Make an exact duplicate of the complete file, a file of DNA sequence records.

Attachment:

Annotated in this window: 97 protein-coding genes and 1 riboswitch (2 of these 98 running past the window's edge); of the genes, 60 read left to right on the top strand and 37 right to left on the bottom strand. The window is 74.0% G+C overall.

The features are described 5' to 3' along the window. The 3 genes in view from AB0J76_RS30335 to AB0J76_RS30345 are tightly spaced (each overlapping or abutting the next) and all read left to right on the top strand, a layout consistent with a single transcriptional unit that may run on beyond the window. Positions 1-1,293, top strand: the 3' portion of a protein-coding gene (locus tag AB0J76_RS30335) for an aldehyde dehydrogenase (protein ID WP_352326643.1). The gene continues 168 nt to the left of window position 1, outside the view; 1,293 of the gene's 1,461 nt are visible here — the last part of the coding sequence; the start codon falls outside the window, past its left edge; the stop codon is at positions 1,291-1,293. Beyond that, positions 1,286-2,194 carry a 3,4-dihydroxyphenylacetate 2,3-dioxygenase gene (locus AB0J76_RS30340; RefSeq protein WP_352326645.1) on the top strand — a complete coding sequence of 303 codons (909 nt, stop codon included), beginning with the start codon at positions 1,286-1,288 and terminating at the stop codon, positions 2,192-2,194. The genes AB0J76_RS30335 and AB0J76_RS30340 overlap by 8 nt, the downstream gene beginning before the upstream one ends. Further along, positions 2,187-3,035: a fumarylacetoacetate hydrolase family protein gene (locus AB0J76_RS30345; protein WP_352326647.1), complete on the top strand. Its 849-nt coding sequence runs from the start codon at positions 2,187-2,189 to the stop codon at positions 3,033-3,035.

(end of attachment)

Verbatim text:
Annotated in this window: 97 protein-coding genes and 1 riboswitch (2 of these 98 running past the window's edge); of the genes, 60 read left to right on the top strand and 37 right to left on the bottom strand. The window is 74.0% G+C overall.

The features are described 5' to 3' along the window. The 3 genes in view from AB0J76_RS30335 to AB0J76_RS30345 are tightly spaced (each overlapping or abutting the next) and all read left to right on the top strand, a layout consistent with a single transcriptional unit that may run on beyond the window. Positions 1-1,293, top strand: the 3' portion of a protein-coding gene (locus tag AB0J76_RS30335) for an aldehyde dehydrogenase (protein ID WP_352326643.1). The gene continues 168 nt to the left of window position 1, outside the view; 1,293 of the gene's 1,461 nt are visible here — the last part of the coding sequence; the start codon falls outside the window, past its left edge; the stop codon is at positions 1,291-1,293. Beyond that, positions 1,286-2,194 carry a 3,4-dihydroxyphenylacetate 2,3-dioxygenase gene (locus AB0J76_RS30340; RefSeq protein WP_352326645.1) on the top strand — a complete coding sequence of 303 codons (909 nt, stop codon included), beginning with the start codon at positions 1,286-1,288 and terminating at the stop codon, positions 2,192-2,194. The genes AB0J76_RS30335 and AB0J76_RS30340 overlap by 8 nt, the downstream gene beginning before the upstream one ends. Further along, positions 2,187-3,035: a fumarylacetoacetate hydrolase family protein gene (locus AB0J76_RS30345; protein WP_352326647.1), complete on the top strand. Its 849-nt coding sequence runs from the start codon at positions 2,187-2,189 to the stop codon at positions 3,033-3,035.